Ownership of real property by a trust allows for transfer on death with the county recorder and the probate court is avoided.
Irvine, CA (PRWEB) November 14, 2013
In California a living trust is the best estate plan for real property owners to maintain control and save thousands of dollars by avoiding probate. But a trust is not complete without a recorded deed as explained in this Tip Sheet by Mark W. Bidwell a licensed California attorney.
To avoid probate the Trust must be funded. Funding of real property is by deed. A deed is an eight one-half by 11 inch paper signed by an owner of the real property that transfers ownership. Deeds are either “warranty deeds” “grant deeds” or “quit claim deeds.”
Grant deeds and warranty deeds by operation of law have the owner’s promises he or she has not conveyed the property to someone else and the real property does not have any outstanding taxes or debts secured by the real property. A quit claim deed conveys ownership “as is.”
The deed must be part of the public database maintained by each county in California. The deed is “recorded” in the county where the real property is located. This puts the world on notice how title is held and is the final word on ownership.
A deed for a trust transfers “ownership” from the individual owner to the individual as trustee of his or her trust. Ownership of real property by a trust allows for transfer on death with the county recorder and the probate court is avoided.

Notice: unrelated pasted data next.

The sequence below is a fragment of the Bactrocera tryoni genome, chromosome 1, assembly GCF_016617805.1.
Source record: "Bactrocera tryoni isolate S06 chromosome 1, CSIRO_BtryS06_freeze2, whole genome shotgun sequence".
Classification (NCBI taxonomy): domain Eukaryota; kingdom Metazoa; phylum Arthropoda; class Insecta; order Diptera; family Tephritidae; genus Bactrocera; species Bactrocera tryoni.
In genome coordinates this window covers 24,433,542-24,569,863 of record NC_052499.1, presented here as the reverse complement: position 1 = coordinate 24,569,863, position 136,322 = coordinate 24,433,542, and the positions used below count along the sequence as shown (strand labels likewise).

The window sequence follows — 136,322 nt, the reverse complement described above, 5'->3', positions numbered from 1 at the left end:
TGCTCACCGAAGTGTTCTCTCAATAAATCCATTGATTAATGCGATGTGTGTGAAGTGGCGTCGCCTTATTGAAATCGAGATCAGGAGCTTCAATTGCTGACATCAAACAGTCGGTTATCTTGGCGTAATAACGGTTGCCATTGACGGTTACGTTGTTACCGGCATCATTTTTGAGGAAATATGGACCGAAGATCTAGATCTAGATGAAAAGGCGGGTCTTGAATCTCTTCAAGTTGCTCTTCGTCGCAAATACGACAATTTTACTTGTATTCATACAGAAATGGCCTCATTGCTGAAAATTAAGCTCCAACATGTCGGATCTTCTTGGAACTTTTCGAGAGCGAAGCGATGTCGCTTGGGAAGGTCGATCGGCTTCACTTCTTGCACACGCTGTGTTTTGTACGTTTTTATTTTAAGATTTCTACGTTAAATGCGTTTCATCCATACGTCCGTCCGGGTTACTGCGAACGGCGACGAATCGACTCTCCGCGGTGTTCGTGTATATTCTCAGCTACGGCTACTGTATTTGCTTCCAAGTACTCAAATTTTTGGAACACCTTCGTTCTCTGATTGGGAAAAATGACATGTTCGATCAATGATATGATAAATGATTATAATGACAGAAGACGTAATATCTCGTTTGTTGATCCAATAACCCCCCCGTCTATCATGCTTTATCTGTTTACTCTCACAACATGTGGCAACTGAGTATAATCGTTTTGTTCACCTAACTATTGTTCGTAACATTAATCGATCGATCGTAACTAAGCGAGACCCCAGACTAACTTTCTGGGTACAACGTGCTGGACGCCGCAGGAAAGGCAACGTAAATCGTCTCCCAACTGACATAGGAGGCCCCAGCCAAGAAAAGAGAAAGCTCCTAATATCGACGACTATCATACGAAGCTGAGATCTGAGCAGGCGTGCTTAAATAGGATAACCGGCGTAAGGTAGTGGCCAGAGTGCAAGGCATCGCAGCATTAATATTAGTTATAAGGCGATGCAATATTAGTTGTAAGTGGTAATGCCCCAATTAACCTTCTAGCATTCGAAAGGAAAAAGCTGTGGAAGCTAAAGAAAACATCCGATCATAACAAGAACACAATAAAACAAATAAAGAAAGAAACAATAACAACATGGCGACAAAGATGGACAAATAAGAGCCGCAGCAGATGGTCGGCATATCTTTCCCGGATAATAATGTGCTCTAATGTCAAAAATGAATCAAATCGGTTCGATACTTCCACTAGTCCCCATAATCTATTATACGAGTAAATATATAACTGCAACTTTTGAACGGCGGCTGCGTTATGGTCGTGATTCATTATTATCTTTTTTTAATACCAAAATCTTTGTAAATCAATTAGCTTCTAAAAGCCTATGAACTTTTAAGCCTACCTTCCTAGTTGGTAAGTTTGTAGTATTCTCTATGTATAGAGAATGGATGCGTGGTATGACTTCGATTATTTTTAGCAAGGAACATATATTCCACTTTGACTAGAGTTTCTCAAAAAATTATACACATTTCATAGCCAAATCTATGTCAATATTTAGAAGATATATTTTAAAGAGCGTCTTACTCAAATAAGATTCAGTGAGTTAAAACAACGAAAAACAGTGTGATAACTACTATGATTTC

Trust transfers of real property by a married couple have a unique problem. A transfer out of joint tenancy into a trust may not be treated as community property by the IRS for a full step-up in basis. The opportunity to avoid or reduce capital gains tax may be missed.
If community property treatment is desired, the more conservative approach is in writing expressly state the real estate is community property. The easiest way to do this is to place community property affirmation directly on the deed terminating the joint tenancy to fund the real property into the trust.
The “community property” designation reduces or eliminates capital gains tax. But “community property” designation has legal issues in the event of divorce or dissolution of marriage. Separate property interest in real property designated as community property may lose its separate property interest. The other spouse may obtain a one-half ownership in the real property in the event of a divorce.
There is no property tax increase due to trust transfers deeds. Each county assessor's office in California reviews all recorded deeds for that county to determine which properties allow reappraisal under Proposition 13. Property not protected by Proposition 13 allows the county assessor to reassess the property to its current fair market value as of the date the change. Since property taxes are based on the assessed value of a property at the time of acquisition, a current market value higher than the previously assessed Proposition 13 adjusted base year value will increase the property taxes. But there are exclusions.
Transfers in and out of a trust are excluded from reappraisal and increase in property tax base. To obtain the exclusion, the grantee fills out a form for the county assessor entitled “Preliminary Change of Ownership Report” (PCOR).
There is no transfer tax on trust transfer deeds. California Revenue and Taxation Code exempts trust transfer deeds from transfer tax. To obtain this exemption the tax code must be stated on the deed.
Mark W. Bidwell markets primarily through websites such as http://www.DeedandRecord.com. Office is at 18831 Von Karman Avenue, Suite 270, Irvine, California 92612. Phone number is 949-474-0961. Email address is Mark(at)DeedAndRecord(dot)com.